Molson launches old-style beers

Molson Breweries goes back to brewing basics this week with the launch of two beers in its Signature Series - Molson Amber Lager and Molson Cream Ale - both brewed from recipes more than 200 years old.The preservative-free, old-recipe style of...

Molson Breweries goes back to brewing basics this week with the launch of two beers in its Signature Series – Molson Amber Lager and Molson Cream Ale – both brewed from recipes more than 200 years old.

The preservative-free, old-recipe style of brewing targets the market now covered by the microbreweries.

The premium-priced Signature Series has been released first in Ontario, with rollout to other provinces to follow.

Advertising created by Vickers & Benson of Toronto also gets under way this week.

Oldtime values

The campaign stresses quality, pride, craftsmanship and passion for brewing with a free-standing, eight-page insert in daily newspapers and a series of four 30-second tv commercials.

Both segments of the campaign use a documentary-style approach that focusses on the importance of craftsmanship.

The first page of the insert features a large foaming glass of beer embossed with the Signature Series logo. The heading is ‘How do you know when you’ve brewed a great beer?’

Inside, craftsmen who take pride in their work are profiled: a bootmaker, a barber, a maker of fly-fishing rods, a guitar maker and Walter Hogg, Molson’s senior brewmaster.

Each page is tagged with ‘Dare To Be Great.’

The Molson Committment to Quality and its 1-800 customer satisfaction number complete the insert on the back page.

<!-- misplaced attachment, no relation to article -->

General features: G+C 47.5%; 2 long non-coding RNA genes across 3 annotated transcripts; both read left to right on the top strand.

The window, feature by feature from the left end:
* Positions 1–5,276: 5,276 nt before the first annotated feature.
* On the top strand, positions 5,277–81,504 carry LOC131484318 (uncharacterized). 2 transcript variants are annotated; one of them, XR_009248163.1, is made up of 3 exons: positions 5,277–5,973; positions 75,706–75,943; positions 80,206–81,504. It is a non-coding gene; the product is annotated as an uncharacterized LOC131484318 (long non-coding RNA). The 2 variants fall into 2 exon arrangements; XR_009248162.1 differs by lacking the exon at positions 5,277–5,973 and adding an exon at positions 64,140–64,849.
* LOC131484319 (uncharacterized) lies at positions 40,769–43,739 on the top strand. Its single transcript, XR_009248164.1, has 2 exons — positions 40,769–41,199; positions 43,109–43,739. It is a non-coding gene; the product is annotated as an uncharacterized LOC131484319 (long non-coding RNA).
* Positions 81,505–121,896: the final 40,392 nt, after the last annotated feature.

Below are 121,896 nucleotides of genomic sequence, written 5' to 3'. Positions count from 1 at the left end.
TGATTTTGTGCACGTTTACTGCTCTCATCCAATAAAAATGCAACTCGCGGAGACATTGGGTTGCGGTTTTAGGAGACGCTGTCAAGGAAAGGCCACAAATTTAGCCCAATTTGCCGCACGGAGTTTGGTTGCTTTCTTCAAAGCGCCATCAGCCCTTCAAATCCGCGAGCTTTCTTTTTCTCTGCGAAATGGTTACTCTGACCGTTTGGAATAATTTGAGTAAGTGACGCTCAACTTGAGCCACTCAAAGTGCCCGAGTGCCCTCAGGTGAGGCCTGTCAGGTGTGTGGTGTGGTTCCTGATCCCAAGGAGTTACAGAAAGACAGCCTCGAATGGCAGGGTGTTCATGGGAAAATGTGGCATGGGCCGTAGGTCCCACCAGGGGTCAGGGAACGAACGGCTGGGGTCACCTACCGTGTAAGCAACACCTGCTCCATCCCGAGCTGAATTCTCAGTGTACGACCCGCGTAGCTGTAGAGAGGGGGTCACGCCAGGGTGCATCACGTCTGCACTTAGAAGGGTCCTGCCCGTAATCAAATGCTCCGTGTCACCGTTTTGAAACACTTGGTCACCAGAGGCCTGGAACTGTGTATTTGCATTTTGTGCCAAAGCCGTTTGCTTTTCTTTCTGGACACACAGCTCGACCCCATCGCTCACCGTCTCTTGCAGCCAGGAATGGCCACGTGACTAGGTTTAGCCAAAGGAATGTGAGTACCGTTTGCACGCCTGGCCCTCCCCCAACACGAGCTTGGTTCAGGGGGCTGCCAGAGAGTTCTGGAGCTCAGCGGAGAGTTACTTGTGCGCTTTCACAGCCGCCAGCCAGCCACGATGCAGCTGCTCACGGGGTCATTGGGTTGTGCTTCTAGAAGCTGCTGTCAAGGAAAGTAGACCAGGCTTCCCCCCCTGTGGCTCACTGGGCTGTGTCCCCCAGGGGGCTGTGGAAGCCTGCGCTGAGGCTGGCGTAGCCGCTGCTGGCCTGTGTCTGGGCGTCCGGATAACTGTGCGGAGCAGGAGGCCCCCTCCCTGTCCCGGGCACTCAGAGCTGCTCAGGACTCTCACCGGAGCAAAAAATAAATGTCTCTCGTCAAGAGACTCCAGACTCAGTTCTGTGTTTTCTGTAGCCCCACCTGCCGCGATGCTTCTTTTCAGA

The tv campaign follows the theme using the barber, the rod maker, the guitar maker and Hogg in four separate spots.

Molson has launched Amber Lager, Cream Ale and Triple X ice-brewed beer since its October announcement of a preservative-free product lineup, and is including ‘free of preservatives’ in advertising for the new brands.

Upgraded equipment

The announcement was made after Molson upgraded equipment in all of its plants so that no oxygen enters the product during bottling, thus eliminating the need for preservatives.

Freda Colbourne, Molson director of corporate communications, says ‘no preservatives’ will be part of future advertising plans for Molson although it has not been decided whether it will be via a corporate campaign or as part of all brand advertising.

At Labatt, Paul Smith, director of public relations, says only one or two of the brewery’s nine plants have not been upgraded to provide preservative-free product.

Smith says Labatt has been moving in the direction of preservative-free bottling for the past three to four years and he considers Molson’s new preservative-free capabilities a ‘good news’ announcement for the industry.

Labatt does not plan an advertising campaign promoting preservative-free brands but will probably start putting a ‘no preservative’ line on labels. PS